Greenhouse Pioneer: Vashti Seth, Deki

Founded by visionary social entrepreneur Vashti Seth, Deki is the UK’s first person-to-person micro finance charity. Inspired by the need to help in a sustainable, dignified manner, Vashti realised that micro finance was a great tool for empower people to build a business with a hand up, not a hand out.

We spoke to Vashti, to explore how Deki has changed the lives of over 60,000 people across Africa, lending over £1 million in micro finance loans.

Tell us about Deki – what’s your mission?

Deki’s mission is to empower people in the developing world to work their way out of poverty.

What drives you?

I’m passionate about making a difference in the world and inspiring others to do the same.

What is your greatest achievement to date? 

Founding Deki, a micro-finance charity that provides small business loans and training to entrepreneurs in Africa to help them work their way out of poverty. This has been an incredible journey from starting the charity at my kitchen table to changing tens of thousands of lives, with amazing support from others.

What are the challenges you face?

As a small charity funding is a continuous challenge and there have been plenty of ups and downs along the way. Much of our funding comes from grants, but individual donations and regular fundraising campaigns are our bread and butter.

We’re currently running a fun raffle where you and 11 friends can win a 2 week stay in a luxurious eco-villa in Kenya. It was donated by a very generous Bristol entrepreneur for the second year running. It’s a fantastic prize and will raise vital funds to help change lives. Tickets are £5 and we are only selling 2,000 tickets so there are good odds to win. You can buy tickets here until 1stApril.

What are you working on that’s getting you fired up and excited?

Alongside working with Deki I’m creating a digital platform to help businesses to measure, improve and communicate their social and environmental impact – coming soon, so watch this space!

Where do you want to take Deki next? 

I’d like to focus on creating sustainable communities that are empowered to continue lending and training without the need for Deki. We work closely with Field Partners to ensure they provide the best support for the entrepreneurs who get Deki micro-loans and training. We want to bring financial inclusion to the most marginalised people in the world, such as people with disabilities, women and young people among others.

What can we, as individuals, do to make a difference?

Donate, lend, fundraise, volunteer, campaign, recycle – the opportunities are endless. Collectively our small individual actions can make a big difference – it’s amazing how far a small donation can go in Africa.

How is what you are doing inspiring change in others?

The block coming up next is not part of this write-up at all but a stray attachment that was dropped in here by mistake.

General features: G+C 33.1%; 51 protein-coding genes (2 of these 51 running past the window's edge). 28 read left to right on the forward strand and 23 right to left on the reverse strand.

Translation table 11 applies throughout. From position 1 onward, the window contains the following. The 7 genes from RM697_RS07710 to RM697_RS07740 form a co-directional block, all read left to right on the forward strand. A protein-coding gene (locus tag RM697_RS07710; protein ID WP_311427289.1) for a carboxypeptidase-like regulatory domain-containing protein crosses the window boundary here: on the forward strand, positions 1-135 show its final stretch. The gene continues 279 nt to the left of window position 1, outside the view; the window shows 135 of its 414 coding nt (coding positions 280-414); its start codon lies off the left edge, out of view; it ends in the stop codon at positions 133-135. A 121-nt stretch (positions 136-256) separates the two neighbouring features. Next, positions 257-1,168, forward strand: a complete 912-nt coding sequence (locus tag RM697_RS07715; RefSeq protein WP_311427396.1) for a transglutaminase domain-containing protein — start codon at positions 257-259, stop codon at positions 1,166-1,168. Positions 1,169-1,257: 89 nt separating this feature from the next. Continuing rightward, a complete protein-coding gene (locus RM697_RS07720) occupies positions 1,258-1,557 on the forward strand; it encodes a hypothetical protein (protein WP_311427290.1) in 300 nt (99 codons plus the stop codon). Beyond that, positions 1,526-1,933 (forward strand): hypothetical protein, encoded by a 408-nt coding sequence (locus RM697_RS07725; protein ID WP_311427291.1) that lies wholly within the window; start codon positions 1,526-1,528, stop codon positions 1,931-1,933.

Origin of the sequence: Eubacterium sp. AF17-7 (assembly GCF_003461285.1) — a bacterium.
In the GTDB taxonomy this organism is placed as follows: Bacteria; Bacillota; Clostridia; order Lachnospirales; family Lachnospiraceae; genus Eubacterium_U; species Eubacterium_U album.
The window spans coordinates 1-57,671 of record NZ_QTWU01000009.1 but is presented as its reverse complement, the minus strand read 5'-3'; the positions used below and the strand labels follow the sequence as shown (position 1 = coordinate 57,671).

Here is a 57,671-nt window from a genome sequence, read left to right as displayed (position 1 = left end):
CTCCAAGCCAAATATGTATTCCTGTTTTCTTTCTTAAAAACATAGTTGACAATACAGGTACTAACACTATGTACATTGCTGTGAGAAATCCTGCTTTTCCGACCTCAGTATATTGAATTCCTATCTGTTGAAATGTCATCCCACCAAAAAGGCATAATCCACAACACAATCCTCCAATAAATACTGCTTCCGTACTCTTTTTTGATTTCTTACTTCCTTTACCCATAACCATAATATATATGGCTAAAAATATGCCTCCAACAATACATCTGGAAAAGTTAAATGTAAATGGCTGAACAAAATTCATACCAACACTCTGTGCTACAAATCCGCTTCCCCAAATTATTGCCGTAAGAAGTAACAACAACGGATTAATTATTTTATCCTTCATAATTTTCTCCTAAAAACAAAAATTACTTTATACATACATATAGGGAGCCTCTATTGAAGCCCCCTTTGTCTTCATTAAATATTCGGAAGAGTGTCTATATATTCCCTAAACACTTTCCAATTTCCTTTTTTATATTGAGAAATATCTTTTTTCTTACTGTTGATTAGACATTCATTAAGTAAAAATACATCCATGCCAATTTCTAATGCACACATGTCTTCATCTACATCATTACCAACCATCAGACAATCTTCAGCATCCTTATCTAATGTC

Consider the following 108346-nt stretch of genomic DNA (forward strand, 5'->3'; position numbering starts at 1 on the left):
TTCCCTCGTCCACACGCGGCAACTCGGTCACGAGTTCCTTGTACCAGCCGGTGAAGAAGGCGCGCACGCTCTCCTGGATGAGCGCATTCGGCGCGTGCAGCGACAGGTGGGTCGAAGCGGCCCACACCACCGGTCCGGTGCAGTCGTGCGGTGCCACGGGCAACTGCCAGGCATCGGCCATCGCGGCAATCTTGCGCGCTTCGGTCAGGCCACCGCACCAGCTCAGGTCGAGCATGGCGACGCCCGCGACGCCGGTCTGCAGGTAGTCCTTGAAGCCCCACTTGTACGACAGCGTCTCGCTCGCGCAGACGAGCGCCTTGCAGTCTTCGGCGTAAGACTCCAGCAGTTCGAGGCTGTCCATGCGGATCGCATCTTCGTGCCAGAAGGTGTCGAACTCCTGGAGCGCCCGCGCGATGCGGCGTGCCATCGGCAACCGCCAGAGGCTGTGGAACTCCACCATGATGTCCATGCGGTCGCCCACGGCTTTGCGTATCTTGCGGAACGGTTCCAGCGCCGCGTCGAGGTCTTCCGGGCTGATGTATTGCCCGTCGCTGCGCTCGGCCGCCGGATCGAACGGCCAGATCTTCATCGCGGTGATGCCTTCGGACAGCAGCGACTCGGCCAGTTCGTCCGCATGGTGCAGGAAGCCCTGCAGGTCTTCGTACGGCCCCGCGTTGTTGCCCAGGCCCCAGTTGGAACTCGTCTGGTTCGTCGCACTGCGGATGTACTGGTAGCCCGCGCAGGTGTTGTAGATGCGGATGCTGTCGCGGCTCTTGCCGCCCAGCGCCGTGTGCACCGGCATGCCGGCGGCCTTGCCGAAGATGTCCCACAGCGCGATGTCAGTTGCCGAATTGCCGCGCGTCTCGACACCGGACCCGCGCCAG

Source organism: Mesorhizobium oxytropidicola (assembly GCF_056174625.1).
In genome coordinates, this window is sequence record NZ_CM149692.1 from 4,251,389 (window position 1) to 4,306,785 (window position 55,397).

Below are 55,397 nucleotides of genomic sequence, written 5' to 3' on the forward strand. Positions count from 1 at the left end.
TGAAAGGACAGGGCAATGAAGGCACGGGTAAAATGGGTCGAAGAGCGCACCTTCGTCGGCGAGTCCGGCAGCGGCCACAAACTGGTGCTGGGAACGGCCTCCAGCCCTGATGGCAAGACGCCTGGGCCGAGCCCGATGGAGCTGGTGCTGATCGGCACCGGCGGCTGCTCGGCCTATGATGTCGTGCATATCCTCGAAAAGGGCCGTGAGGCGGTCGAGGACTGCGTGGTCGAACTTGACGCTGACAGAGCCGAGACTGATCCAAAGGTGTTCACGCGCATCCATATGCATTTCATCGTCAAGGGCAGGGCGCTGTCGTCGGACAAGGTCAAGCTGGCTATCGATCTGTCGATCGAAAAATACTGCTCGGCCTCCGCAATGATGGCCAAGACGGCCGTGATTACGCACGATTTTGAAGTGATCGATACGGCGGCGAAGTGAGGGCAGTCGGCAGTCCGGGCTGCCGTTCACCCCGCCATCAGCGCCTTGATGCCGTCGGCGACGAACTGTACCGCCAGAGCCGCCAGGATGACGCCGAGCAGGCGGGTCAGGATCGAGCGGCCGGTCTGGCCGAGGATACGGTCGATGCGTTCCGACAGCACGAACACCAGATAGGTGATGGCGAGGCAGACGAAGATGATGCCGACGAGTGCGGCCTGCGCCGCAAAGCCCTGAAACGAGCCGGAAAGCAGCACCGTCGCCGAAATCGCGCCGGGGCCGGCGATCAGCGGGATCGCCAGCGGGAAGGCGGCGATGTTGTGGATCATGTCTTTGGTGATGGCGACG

I believe everyone can make a difference. The key is to have a strong vision that will bring people along with you.

Can you recommend a life- or game-changing book for our readers? 

Banker to the Poor: The Story of the Grameen Bank by Muhammad Yunus.

He had a dream of helping the poor to help themselves and built his concept around people receiving a little financial help in the form of a loan and training the basic principles of financial management.

“When we want to help the poor, we usually offer them charity. Most often we use charity to avoid recognizing the problem and finding a solution. If you go out into the real world, you cannot miss to seeing that the poor are poor not because they are untrained or illiterate but because the cannot retain the returns of their labor. They have no control over capital and it is the ability to control capital that gives people the power to rise out of poverty.”

What do you listen to when you’re cooking dinner? 

Listening to Dr Joanne Martin’s inspirational podcasts as part of a woman’s leadership course I’m doing called ‘Lead the Change’.

What’s the best advice you’ve ever been given? 

We’re stronger together. We can achieve more in collaboration, when playing to our own unique strengths.

Can you leave us with who’d be your Eco Hero? 

16-year-old Greta Thunberg who started the Youth Strike for Climate Change. My daughter is so inspired by her. Her and children around the world are standing up for what needs to be done for future generations. I was glad to hear about her Nobel peace prize nomination.

Are you an ethical organisation looking to increase your impact through communications? Get in touch with Greenhouse to find out how we can help.

  •  
  •  
  •  
  •  
  •  
  •  
Contact Us

We're not around right now. But you can send us an email and we'll get back to you, asap.

Start typing and press Enter to search